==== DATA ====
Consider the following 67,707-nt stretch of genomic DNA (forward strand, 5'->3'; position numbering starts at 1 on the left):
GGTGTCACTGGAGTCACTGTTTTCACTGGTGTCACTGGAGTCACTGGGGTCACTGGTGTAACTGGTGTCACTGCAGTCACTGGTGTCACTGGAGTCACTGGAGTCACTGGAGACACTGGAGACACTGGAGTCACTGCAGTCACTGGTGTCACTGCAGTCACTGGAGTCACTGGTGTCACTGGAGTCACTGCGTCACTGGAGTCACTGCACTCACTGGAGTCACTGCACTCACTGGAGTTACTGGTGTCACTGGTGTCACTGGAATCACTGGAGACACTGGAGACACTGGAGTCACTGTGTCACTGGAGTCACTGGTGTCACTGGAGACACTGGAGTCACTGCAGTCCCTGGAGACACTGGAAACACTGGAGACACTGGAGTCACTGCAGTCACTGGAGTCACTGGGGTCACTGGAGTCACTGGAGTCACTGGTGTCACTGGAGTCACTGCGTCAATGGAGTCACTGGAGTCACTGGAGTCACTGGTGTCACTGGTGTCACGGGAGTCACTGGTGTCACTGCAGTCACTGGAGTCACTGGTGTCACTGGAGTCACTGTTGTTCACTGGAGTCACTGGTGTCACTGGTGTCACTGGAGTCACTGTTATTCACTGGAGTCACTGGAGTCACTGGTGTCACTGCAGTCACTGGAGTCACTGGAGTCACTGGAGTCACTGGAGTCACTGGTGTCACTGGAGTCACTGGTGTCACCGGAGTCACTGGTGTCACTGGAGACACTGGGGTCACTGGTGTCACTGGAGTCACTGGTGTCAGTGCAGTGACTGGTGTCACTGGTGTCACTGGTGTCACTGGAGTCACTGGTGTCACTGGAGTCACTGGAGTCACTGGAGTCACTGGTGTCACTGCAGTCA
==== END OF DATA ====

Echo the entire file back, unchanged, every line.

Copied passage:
Consider the following 67,707-nt stretch of genomic DNA (forward strand, 5'->3'; position numbering starts at 1 on the left):
GGTGTCACTGGAGTCACTGTTTTCACTGGTGTCACTGGAGTCACTGGGGTCACTGGTGTAACTGGTGTCACTGCAGTCACTGGTGTCACTGGAGTCACTGGAGTCACTGGAGACACTGGAGACACTGGAGTCACTGCAGTCACTGGTGTCACTGCAGTCACTGGAGTCACTGGTGTCACTGGAGTCACTGCGTCACTGGAGTCACTGCACTCACTGGAGTCACTGCACTCACTGGAGTTACTGGTGTCACTGGTGTCACTGGAATCACTGGAGACACTGGAGACACTGGAGTCACTGTGTCACTGGAGTCACTGGTGTCACTGGAGACACTGGAGTCACTGCAGTCCCTGGAGACACTGGAAACACTGGAGACACTGGAGTCACTGCAGTCACTGGAGTCACTGGGGTCACTGGAGTCACTGGAGTCACTGGTGTCACTGGAGTCACTGCGTCAATGGAGTCACTGGAGTCACTGGAGTCACTGGTGTCACTGGTGTCACGGGAGTCACTGGTGTCACTGCAGTCACTGGAGTCACTGGTGTCACTGGAGTCACTGTTGTTCACTGGAGTCACTGGTGTCACTGGTGTCACTGGAGTCACTGTTATTCACTGGAGTCACTGGAGTCACTGGTGTCACTGCAGTCACTGGAGTCACTGGAGTCACTGGAGTCACTGGAGTCACTGGTGTCACTGGAGTCACTGGTGTCACCGGAGTCACTGGTGTCACTGGAGACACTGGGGTCACTGGTGTCACTGGAGTCACTGGTGTCAGTGCAGTGACTGGTGTCACTGGTGTCACTGGTGTCACTGGAGTCACTGGTGTCACTGGAGTCACTGGAGTCACTGGAGTCACTGGTGTCACTGCAGTCA